Although Omicron appears to cause less severe acute illness than the original strain, the potential for large numbers of patients to experience long COVID is a major concern. Little is known about the recovery phase in cases of Omicron, highlighting the importance of dynamically monitor long COVID in those patients. Subjects of the current study were patients available for a three-month follow-up who were admitted from January 13 to May 22, 2020 (period of the original strain) and from January 1 to May 30, 2022 (period of Omicron). Twenty-eight-point-four percent of patients infected with the original strain had long-term symptoms of COVID-19 and 5.63% of those infected with the Omicron strain had such symptoms. The most common symptom was a cough (18.5%), followed by tightness in the chest (6.5%), in patients infected with the original strain. Fatigue (2.4%) and dyspnea (1.7%) were the most commonly reported symptoms in patients infected with the Omicron strain. The respiratory system is the primary target of SARSCoV-2. Supportive treatment is the basis for the treatment of respiratory symptoms in patients with COVID-19. Quality sleep and good nutrition may alleviate fatigue and mental issues. Further knowledge about a long-term syndrome due to Omicron needs to be discussed and assembled so that healthcare and workforce planners can rapidly obtain information to appropriately allocate resources.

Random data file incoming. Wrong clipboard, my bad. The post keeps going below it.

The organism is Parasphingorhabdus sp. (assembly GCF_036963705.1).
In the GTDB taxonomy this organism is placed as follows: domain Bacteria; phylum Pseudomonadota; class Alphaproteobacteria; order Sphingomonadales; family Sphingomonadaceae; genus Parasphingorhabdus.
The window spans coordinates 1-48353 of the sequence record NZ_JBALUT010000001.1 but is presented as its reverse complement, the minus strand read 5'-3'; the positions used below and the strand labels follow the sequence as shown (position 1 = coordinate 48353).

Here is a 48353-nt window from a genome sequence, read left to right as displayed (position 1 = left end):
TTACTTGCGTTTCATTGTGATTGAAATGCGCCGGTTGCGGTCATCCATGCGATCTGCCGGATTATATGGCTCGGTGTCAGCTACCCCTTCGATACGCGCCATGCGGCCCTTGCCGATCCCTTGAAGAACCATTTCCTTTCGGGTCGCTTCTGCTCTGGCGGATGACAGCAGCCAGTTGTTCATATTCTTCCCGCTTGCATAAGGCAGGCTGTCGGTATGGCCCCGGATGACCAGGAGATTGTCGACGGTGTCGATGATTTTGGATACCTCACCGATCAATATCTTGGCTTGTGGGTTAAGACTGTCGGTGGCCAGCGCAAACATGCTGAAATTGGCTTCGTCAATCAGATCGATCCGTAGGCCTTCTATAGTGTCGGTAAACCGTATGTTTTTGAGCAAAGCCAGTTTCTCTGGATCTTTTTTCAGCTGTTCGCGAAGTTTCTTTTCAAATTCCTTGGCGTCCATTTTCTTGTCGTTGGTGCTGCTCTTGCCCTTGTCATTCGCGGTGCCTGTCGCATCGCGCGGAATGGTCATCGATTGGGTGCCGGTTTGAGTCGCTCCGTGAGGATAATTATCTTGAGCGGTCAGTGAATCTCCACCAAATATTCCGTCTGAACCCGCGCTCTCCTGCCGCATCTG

Keywords: Omicron variant; SARS-CoV-2; long COVID; long-term sequelae.
2022, National Center for Global Health and Medicine.